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Design a Modern ‘Tricorder’ and You Could Win USD10 Million from the X Prize Foundation!

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NEWS-2 XprizeAny guess, any idea, any vision about the future of medical technology ? It will be something close to slick wireless diagnostic and treatment options that were once featured in the popular TV and movie incarnationsof Star Trek.

X Prize organizers want to encourage the creation of a personal diagnostic device that can do medical laboratory-quality testing in patients’ homes. Over 260 teams of scientists and students are already in the process of landing a $10-million prize for inventing the world’s first working tricorder, that miraculous cordless, wireless tool.

“We now have generations of scientists and engineers who have seen and loved Star Trek and they put a lot of energy into making those technologies real,” said Mark Winter, director of the Qualcomm Tricorder X Prize contest. This $10-million competition is called the Qualcomm Tricorder X PRIZE. Its sponsors want to stimulate innovation and integration of precision diagnostic technologies, according to the Qualcomm Tricorder X PRIZE website.The contest is to create a device that can wirelessly measure vital signs such as temperature, blood pressure and respiration, and also diagnose a set of 15 diseases with lab-replacing technologies and artificial intelligence.The original tricorder on the original Star Trek created by Gene Roddenberry was a clunky-looking thing with a separate wireless sensor to wave around.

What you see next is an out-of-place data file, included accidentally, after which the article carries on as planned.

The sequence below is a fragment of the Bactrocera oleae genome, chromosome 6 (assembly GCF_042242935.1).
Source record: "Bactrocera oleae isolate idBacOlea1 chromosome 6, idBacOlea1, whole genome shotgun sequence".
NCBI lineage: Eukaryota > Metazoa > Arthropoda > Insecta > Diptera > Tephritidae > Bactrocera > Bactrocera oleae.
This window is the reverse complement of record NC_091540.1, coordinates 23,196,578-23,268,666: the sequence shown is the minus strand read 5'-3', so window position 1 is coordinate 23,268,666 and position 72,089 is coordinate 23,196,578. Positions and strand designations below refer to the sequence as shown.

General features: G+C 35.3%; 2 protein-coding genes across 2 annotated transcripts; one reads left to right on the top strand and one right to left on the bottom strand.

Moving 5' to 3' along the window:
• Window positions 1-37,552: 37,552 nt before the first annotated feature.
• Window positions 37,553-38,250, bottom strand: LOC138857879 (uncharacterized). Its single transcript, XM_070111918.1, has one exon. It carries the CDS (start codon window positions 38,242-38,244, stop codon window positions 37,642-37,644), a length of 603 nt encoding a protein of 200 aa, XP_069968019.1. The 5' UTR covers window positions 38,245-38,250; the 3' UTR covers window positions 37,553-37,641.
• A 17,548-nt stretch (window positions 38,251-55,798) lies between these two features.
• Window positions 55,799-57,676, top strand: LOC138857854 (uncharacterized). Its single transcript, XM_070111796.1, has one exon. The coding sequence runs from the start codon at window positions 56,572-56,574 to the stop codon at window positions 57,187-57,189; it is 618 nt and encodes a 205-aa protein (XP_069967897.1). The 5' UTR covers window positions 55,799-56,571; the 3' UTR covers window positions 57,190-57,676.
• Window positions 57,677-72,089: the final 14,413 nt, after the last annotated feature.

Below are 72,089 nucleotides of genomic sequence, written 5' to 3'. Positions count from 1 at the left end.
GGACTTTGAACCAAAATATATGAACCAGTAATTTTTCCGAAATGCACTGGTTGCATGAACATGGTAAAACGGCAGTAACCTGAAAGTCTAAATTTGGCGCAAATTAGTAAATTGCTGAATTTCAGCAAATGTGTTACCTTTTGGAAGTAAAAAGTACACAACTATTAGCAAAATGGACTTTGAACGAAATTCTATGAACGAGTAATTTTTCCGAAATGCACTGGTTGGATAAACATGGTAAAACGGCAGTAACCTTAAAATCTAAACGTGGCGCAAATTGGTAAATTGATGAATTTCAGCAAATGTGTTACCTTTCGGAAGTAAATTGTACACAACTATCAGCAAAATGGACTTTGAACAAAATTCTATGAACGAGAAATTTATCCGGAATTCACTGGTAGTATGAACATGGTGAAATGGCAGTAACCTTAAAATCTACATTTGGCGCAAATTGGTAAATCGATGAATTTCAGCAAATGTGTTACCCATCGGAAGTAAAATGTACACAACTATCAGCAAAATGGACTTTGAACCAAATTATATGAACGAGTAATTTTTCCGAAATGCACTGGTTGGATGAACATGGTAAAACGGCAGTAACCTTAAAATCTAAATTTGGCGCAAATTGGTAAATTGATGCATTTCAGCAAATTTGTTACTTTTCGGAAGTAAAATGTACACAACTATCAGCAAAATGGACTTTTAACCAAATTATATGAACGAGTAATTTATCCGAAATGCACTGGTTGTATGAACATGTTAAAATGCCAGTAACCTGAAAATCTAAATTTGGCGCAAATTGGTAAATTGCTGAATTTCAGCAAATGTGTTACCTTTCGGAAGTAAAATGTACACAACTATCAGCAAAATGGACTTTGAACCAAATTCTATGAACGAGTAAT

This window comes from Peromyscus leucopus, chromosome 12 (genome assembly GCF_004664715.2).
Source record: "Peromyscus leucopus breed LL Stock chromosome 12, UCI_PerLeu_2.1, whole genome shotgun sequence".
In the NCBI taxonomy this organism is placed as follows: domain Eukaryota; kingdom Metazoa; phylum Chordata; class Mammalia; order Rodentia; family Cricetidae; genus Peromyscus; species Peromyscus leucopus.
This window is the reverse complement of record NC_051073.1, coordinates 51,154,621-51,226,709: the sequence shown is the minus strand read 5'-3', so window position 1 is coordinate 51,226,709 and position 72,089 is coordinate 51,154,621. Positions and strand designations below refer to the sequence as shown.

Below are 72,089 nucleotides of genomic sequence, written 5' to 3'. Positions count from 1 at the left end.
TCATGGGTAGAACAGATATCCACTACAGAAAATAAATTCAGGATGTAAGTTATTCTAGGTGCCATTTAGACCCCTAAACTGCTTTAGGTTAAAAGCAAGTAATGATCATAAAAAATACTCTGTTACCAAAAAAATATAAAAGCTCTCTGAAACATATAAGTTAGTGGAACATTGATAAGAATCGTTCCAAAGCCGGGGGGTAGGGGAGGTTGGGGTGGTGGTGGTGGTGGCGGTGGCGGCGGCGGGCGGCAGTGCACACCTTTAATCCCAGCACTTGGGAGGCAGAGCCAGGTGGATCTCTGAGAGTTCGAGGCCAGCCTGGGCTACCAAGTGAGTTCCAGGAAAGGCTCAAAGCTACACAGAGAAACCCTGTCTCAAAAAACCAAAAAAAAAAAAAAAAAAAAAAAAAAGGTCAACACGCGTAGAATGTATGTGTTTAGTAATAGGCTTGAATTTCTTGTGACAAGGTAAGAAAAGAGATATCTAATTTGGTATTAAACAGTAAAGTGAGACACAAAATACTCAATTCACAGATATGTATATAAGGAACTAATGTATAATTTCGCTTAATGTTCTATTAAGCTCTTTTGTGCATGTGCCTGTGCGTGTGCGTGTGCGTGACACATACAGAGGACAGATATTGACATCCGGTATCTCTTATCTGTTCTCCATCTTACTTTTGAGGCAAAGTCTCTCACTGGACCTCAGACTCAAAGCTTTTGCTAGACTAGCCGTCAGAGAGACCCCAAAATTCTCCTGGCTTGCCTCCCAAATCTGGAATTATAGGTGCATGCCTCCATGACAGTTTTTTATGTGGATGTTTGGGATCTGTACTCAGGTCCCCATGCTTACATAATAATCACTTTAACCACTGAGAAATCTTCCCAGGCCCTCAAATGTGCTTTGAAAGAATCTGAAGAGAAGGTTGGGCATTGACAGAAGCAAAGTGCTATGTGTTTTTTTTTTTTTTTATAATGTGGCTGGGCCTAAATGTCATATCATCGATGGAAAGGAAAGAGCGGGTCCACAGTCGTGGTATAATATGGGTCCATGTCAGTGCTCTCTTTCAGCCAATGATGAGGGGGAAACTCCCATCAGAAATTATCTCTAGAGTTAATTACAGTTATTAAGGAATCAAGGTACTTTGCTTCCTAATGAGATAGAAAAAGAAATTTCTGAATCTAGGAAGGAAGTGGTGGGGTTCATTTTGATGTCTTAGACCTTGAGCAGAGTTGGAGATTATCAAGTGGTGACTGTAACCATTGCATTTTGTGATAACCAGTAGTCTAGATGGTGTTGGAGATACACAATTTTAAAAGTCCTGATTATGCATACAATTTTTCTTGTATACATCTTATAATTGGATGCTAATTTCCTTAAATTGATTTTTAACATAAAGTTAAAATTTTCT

It was much bigger than a smartphone — more like a brick, really — though it needn’t have been. The X Prize team is looking for a compact, affordable and accessible technology, perhaps something very much like a smartphone.

Targeted treatment is really the end of a process that begins with doctors and patients exchanging information, an area ripe for technology-driven change.Sensors or garments that are able to detect heart rate, respiration, temperature, inflammation and stress based on skin conductivity are already being developed, said Ho. Real-time monitoring of oxygen saturation, hormones, glucose, enzymes and proteins in the blood could be accomplished by an implanted device and transmitter, just one possible use for nanobots.

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